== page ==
Depression (Era) Food

| March 28, 2008 | 3 Comments
  • 3 Comments

Yes, I know. The word of the hour is recession but, frankly, I don’t know the difference. Nor do I much care, since I’ve never had much money to lose anyway.

On Tuesday, my cousin Stephanie sent me an odd little collection of cookbooks from the 1930′s– all three of them product-related (Heinz 57, Royal Baking Powder, and Crisco). They made me giddy. And then, out of nowhere, my friend Lyle hands me a book called Cheerio! — a cocktail book from 1930. Published in New York in total contempt for the Volstead Act. If ever there was a time one needed a drink, it was the 1930′s. Unless it was the 1940′s, of course.

On Wednesday, Amy Sherman commented that online traffic to low-cost ingredient recipes has nearly doubled in the past three months.And yesterday? While soaking in a bathtub full of gin before work, I noticed, as I flipped through the pages of Saveur magazine, that this month’s issue is featuring items like Mock Apple Pie, Rabbit Stew, and pasta, pasta, pasta.

In case, you didn’t know, that’s poor people food.

Is the American mindset taking a turn towards the cheap? I think this will be rather fascinating to watch. History repeating itself often is. If one doesn’t mind reruns, of course.

In the meanwhile, I think I’ll just pour myself a Cholera Cocktail, put a little Al Bowlly on the Gramophone, and wait for all this anxiety explode into a delicious panic.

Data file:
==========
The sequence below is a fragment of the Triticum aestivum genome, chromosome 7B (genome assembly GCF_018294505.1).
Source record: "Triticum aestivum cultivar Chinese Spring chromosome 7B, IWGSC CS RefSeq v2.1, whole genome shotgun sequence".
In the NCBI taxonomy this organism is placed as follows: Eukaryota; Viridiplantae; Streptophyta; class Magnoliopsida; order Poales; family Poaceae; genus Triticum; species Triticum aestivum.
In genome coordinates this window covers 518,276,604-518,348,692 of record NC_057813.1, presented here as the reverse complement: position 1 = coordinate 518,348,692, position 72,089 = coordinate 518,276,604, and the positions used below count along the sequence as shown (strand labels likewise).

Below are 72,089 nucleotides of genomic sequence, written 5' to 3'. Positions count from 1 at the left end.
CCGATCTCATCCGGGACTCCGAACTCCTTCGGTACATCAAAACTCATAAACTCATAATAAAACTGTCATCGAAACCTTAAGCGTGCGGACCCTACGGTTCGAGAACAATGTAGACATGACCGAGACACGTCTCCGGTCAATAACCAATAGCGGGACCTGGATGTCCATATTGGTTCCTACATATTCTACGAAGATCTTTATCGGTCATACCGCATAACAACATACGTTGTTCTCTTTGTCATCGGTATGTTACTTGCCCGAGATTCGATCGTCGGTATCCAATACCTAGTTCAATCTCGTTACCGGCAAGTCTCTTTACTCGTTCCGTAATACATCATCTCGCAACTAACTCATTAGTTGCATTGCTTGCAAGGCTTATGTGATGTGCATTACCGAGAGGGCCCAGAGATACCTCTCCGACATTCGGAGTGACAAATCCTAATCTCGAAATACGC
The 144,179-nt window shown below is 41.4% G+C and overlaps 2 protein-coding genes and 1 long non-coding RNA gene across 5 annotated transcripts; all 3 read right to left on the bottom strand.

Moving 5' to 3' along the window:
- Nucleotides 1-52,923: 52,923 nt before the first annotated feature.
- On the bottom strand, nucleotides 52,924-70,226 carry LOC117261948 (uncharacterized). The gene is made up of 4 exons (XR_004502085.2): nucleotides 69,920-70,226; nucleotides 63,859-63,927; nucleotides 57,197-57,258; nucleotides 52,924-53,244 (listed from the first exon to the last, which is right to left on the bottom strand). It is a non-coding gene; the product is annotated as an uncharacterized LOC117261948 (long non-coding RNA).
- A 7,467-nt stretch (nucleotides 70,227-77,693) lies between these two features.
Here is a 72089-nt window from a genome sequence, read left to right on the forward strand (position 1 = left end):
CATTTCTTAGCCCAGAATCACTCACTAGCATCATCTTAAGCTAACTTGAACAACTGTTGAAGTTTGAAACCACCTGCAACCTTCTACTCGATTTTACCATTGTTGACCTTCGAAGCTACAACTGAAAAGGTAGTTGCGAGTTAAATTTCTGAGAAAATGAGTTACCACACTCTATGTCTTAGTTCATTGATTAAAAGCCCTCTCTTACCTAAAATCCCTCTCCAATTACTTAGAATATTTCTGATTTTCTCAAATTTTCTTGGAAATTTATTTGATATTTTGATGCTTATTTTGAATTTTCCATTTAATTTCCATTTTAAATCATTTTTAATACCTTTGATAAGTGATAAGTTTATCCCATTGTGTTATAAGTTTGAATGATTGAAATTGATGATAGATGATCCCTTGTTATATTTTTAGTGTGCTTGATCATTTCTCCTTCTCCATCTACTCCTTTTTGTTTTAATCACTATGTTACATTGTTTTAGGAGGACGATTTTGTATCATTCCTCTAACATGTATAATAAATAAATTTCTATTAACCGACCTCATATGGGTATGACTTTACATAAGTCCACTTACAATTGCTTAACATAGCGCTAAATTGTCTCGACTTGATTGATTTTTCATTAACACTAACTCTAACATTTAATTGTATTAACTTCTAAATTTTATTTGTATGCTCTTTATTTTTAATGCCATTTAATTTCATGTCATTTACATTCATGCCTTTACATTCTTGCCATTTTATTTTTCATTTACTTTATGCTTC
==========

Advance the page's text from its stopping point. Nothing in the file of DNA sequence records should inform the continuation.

Have a lovely weekend.

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About the Author ()

I am terribly fond of martinis, Edward Gorey, and sleeping with many pillows. You are more than welcome to follow me on Twitter: @procopster
  • EB

    What great books! I was reading through cookbooks from the 40′s the other day like MFK Fisher’s How to Cook A Wolf (http://spicedish.typepad.com/spice_dish/2008/03/with-bold-knife.html)
    and while the concept of using what little you had was still prevalent there’s a different non-recession feeling of hope in them.

  • Anita

    Michael, if you let me peek at that copy of Cheerio!, I will make you your choice of cocktails from it. :)

  • Michael Procopio

    EB– I love How to Cook a Wolf. I’ve read it a couple of times. It has really helped me focus on and appreciate what I have more than what I wish I had.

    Anita– That is a very, very tempting offer!